Discover how performance reviews can bring out the best in your employees.
– 5 mins read –
Performance reviews: just the words can fill us with dread, whether manager or team member. We surveyed 150 people last week on the words that sprung to mind, and they included “difficult conversations”, “delivering bad news”, “time-consuming”, “negative”, “hard”. But we see performance reviews as a real opportunity to have positive discussions – and we would like to share a few pointers to help you sail through them this year.
Firstly, performance reviews need to be meaningful and impactful to the employee and should leave them feeling valued, confident, better prepared and more motivated. Whether you call them appraisals, evaluations, year-end performance reviews or 180 degree feedbacks, these sessions can so often go off-track. We recommend you begin by setting a positive intention for the outcome of each conversation and keep your intention in mind from start to finish. In this way, you can focus on getting the highest performance while also strengthening relationships, employee engagement and retention.
A typical performance review is held as a year-end conversation. One of the hardest conversations to have, they are most beneficial if held as just one of a series of on-going conversations. To avoid surprises at the end of the year, it’s important to have regular meetings throughout the year, checking not only performance but also looking out for any lack of alignment. After all, investing time to prepare properly for each employee’s year-end performance review is time saved during the rest of the year.
How do we guarantee our performance reviews deliver their full impact?
Capture regular examples you can share that will serve to improve performance, behaviour and relationships. When did they miss, achieve or exceed? What was their behaviour before, during, after? What was the impact on the team and the organization? Over the years, managers and employees alike have come to think that only negative feedback is constructive and tend to dismiss positive feedback. Having real examples ensures that all feedback is perceived as genuine and valuable. Some employees feel threatened just hearing the word “feedback” (again, because we so often have negative connotations). And many managers find it a real challenge to deliver the feedback that people need to hear, particularly when they want an employee to change their behaviour.
We have created a Coaching Feedback Framework that allows employees to identify their own strengths and recognize where they need to improve. It helps managers to acknowledge and celebrate these strengths and successes, clearly communicate any changes they want to see and to consolidate the employee’s valuable insights and learning from the feedback process. The Coaching Feedback Framework makes it easy for a manager to lay the groundwork so an employee is receptive (and eager for) feedback, while building their self-esteem and motivation to elicit the highest possible performance in the next year.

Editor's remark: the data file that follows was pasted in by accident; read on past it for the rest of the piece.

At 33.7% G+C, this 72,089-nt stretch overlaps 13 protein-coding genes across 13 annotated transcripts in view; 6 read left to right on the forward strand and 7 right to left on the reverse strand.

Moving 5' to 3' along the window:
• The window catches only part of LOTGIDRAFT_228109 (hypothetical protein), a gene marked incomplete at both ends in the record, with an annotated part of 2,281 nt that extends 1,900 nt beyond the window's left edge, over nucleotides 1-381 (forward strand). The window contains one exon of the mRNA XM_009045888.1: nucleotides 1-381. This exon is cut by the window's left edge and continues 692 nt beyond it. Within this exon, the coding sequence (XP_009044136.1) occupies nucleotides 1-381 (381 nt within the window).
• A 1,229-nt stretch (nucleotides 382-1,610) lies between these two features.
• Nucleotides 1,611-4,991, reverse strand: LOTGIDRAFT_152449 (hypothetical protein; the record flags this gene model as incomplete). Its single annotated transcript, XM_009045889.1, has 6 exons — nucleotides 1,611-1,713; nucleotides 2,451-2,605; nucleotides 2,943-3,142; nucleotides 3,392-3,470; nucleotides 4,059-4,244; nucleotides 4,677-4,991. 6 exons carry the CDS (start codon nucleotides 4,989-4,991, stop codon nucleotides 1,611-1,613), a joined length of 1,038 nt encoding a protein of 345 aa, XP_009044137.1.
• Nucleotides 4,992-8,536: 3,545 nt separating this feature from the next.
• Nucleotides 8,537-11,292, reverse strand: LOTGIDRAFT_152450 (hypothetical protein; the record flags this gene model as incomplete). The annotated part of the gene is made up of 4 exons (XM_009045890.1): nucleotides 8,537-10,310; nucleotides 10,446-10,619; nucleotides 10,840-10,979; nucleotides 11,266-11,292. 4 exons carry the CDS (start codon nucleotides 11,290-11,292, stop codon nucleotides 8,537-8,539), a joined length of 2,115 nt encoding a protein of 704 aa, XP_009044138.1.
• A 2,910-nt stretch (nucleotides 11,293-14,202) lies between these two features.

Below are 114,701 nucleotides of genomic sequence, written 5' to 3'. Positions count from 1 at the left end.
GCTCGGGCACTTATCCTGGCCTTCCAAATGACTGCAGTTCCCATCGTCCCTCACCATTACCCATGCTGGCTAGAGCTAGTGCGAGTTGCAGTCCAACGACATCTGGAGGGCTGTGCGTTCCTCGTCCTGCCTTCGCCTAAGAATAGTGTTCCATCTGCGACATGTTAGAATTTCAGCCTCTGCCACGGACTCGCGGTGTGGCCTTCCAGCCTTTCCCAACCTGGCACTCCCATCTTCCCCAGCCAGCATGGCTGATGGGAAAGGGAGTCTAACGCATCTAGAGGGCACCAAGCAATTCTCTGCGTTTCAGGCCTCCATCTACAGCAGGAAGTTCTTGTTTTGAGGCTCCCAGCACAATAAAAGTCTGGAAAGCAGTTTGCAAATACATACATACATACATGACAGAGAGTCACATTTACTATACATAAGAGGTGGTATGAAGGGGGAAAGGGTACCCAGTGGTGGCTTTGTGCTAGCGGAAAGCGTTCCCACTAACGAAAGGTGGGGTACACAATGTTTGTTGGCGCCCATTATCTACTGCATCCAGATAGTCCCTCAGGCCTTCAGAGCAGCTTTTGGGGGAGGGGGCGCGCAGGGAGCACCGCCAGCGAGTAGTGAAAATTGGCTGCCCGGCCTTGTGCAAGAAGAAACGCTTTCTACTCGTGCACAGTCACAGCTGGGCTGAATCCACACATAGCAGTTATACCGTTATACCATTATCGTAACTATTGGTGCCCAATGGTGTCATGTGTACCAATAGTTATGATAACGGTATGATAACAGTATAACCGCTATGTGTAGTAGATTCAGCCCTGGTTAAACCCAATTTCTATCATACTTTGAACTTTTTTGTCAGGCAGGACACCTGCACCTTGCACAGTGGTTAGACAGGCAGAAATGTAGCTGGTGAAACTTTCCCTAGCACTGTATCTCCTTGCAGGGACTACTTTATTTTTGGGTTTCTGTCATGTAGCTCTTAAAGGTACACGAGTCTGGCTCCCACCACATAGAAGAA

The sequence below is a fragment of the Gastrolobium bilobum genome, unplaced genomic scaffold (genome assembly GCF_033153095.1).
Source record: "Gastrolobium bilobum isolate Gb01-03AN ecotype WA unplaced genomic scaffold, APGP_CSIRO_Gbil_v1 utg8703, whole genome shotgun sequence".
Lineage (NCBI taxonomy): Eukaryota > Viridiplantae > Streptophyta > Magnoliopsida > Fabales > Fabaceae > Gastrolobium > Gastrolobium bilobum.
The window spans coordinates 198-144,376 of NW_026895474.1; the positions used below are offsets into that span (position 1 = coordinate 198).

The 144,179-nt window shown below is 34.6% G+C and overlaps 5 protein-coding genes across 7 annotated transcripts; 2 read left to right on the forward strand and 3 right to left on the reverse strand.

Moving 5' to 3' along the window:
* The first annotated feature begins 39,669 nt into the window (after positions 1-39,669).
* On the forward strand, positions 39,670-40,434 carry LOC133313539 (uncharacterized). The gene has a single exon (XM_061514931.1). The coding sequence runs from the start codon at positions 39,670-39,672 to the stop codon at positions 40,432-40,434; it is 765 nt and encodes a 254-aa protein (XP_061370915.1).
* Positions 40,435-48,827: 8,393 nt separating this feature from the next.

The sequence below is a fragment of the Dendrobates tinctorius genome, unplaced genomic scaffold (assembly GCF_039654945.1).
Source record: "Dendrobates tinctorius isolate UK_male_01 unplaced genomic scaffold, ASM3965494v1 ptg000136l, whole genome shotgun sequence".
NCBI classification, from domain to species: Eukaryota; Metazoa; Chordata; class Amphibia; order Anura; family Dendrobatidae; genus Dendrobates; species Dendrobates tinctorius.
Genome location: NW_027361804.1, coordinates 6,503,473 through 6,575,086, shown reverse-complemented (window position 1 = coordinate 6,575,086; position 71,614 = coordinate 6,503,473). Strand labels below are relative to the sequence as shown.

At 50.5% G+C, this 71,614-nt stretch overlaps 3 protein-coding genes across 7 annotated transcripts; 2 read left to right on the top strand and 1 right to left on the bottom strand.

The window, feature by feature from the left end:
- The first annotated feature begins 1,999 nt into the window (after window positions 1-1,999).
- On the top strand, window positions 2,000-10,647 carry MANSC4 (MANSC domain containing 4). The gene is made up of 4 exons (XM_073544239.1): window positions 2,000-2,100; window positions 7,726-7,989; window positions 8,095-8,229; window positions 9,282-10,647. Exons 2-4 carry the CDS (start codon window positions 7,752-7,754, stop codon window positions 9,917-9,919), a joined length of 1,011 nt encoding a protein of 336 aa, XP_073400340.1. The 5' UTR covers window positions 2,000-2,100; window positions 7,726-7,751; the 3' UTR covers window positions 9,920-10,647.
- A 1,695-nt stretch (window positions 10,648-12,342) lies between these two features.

But feedback is just one part of the appraisal conversation. A truly successful performance review needs a clear structure that includes preparation, context setting, feedback, actions and accountability. Coaching skills will ensure clarity, collaboration and positivity that all create a possibility for your employees to grow, develop and achieve their career aspirations. Performance management built on a coaching approach is perfect for developing and retaining top talent and leads to greater alignment and better-performing employees at all levels.
It’s important that the review process isn’t seen as a necessary evil, to tick a box. It needs to be part of the values of the organization, and part of the fabric of the organization’s culture – its system of shared assumptions, values and beliefs which govern how people behave in an organization.
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If you are interested to learn more about our coaching roadmap for successful year-end conversations, our coaching skills workshops, e-Learning modules or live webinars such as “5 Steps to Successful Performance Reviews”, please email email@example.com or call +44 (0)20 3903 0011.
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Sir John and his colleagues at Performance Consultants were the first to take coaching into the workplace and coined the term “performance coaching” in the early 1980s. We continue to lead the field in performance improvement through coaching leadership training.
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